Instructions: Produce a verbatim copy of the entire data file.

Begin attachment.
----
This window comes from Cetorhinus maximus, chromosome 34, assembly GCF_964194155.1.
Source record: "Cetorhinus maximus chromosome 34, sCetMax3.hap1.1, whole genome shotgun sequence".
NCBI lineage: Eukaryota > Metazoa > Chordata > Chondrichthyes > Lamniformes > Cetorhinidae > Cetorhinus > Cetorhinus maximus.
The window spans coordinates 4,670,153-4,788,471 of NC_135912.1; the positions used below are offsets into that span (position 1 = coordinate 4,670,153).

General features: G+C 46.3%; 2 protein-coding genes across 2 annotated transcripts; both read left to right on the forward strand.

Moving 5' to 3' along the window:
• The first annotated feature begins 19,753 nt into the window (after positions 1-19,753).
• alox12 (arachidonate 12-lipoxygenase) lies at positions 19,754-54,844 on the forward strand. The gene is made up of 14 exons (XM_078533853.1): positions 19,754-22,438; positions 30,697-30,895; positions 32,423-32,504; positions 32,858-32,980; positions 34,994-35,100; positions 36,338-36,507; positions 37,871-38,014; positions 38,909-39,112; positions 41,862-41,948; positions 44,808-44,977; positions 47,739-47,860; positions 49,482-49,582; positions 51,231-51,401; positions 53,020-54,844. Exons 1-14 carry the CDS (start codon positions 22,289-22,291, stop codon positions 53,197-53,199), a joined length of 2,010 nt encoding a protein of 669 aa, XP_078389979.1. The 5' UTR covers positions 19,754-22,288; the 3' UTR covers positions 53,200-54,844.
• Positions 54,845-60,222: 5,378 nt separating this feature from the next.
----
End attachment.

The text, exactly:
This window comes from Cetorhinus maximus, chromosome 34, assembly GCF_964194155.1.
Source record: "Cetorhinus maximus chromosome 34, sCetMax3.hap1.1, whole genome shotgun sequence".
NCBI lineage: Eukaryota > Metazoa > Chordata > Chondrichthyes > Lamniformes > Cetorhinidae > Cetorhinus > Cetorhinus maximus.
The window spans coordinates 4,670,153-4,788,471 of NC_135912.1; the positions used below are offsets into that span (position 1 = coordinate 4,670,153).

General features: G+C 46.3%; 2 protein-coding genes across 2 annotated transcripts; both read left to right on the forward strand.

Moving 5' to 3' along the window:
• The first annotated feature begins 19,753 nt into the window (after positions 1-19,753).
• alox12 (arachidonate 12-lipoxygenase) lies at positions 19,754-54,844 on the forward strand. The gene is made up of 14 exons (XM_078533853.1): positions 19,754-22,438; positions 30,697-30,895; positions 32,423-32,504; positions 32,858-32,980; positions 34,994-35,100; positions 36,338-36,507; positions 37,871-38,014; positions 38,909-39,112; positions 41,862-41,948; positions 44,808-44,977; positions 47,739-47,860; positions 49,482-49,582; positions 51,231-51,401; positions 53,020-54,844. Exons 1-14 carry the CDS (start codon positions 22,289-22,291, stop codon positions 53,197-53,199), a joined length of 2,010 nt encoding a protein of 669 aa, XP_078389979.1. The 5' UTR covers positions 19,754-22,288; the 3' UTR covers positions 53,200-54,844.
• Positions 54,845-60,222: 5,378 nt separating this feature from the next.